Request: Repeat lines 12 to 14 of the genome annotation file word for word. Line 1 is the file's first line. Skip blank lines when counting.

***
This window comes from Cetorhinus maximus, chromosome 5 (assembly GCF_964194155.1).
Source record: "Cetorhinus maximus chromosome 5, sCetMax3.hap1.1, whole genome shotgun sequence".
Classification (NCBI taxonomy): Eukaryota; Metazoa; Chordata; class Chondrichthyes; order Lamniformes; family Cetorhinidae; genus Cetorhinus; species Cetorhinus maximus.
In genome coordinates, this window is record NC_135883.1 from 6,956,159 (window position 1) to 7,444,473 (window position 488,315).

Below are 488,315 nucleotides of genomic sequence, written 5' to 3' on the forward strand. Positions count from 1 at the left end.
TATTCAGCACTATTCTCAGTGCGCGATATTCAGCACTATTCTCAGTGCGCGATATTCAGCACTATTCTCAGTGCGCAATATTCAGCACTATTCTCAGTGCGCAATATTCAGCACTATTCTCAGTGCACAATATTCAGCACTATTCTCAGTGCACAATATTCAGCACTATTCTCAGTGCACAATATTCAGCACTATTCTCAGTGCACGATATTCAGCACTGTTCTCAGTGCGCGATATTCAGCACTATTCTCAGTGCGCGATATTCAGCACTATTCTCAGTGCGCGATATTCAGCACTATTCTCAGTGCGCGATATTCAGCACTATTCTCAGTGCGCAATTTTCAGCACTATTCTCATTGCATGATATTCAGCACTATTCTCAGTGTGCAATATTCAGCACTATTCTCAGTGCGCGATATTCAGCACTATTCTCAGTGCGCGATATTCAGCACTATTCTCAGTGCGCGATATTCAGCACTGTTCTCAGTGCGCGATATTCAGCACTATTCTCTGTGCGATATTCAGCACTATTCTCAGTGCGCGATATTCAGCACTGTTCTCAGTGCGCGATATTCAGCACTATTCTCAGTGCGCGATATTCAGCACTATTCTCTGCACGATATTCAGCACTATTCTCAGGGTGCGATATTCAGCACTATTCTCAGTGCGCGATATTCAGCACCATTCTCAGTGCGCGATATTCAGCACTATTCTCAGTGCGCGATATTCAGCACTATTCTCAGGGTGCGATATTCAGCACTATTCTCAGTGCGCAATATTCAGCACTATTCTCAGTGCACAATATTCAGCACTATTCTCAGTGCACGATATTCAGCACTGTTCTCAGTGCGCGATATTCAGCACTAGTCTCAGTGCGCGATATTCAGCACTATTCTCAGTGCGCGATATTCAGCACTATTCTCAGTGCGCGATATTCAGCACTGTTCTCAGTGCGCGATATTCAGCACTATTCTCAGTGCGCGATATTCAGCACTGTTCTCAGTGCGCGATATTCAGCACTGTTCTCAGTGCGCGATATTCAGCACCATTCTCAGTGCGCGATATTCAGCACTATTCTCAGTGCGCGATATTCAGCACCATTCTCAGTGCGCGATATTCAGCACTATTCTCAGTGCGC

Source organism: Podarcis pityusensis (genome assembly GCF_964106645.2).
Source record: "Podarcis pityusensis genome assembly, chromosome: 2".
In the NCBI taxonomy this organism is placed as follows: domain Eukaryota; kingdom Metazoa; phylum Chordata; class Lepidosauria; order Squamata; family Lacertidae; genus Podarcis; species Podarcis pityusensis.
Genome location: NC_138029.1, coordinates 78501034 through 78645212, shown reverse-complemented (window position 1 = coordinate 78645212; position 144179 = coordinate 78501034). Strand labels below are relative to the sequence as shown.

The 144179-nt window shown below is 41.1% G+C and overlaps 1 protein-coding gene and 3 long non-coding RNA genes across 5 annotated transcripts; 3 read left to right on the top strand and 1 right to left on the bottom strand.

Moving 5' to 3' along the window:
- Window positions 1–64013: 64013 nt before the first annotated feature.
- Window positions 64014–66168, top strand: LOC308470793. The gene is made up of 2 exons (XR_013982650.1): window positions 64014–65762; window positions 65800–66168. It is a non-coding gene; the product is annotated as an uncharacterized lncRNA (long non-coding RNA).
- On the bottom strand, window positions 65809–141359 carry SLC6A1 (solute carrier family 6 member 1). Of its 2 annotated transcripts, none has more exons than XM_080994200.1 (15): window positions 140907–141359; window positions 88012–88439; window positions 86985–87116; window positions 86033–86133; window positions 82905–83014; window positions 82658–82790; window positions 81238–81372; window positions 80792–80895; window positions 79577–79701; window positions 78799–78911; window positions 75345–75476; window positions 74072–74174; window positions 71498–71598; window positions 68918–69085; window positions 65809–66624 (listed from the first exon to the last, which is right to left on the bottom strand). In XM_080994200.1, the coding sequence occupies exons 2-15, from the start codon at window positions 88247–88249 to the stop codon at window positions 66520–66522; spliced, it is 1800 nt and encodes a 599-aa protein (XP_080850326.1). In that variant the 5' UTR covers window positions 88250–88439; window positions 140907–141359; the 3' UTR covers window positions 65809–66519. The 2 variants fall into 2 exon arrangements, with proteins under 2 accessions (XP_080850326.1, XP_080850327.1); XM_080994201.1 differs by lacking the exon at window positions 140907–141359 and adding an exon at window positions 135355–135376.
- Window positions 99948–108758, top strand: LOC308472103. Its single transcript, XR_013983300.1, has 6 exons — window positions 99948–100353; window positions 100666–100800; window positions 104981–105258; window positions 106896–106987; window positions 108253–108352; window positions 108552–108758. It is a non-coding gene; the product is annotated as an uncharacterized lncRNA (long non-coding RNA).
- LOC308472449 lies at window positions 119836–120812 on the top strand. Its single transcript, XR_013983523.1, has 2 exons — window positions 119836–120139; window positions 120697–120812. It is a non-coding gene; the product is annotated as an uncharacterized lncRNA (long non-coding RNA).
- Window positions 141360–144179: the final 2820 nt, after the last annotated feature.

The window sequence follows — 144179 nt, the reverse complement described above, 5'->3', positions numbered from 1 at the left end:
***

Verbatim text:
Moving 5' to 3' along the window:
- Window positions 1–64013: 64013 nt before the first annotated feature.
- Window positions 64014–66168, top strand: LOC308470793. The gene is made up of 2 exons (XR_013982650.1): window positions 64014–65762; window positions 65800–66168. It is a non-coding gene; the product is annotated as an uncharacterized lncRNA (long non-coding RNA).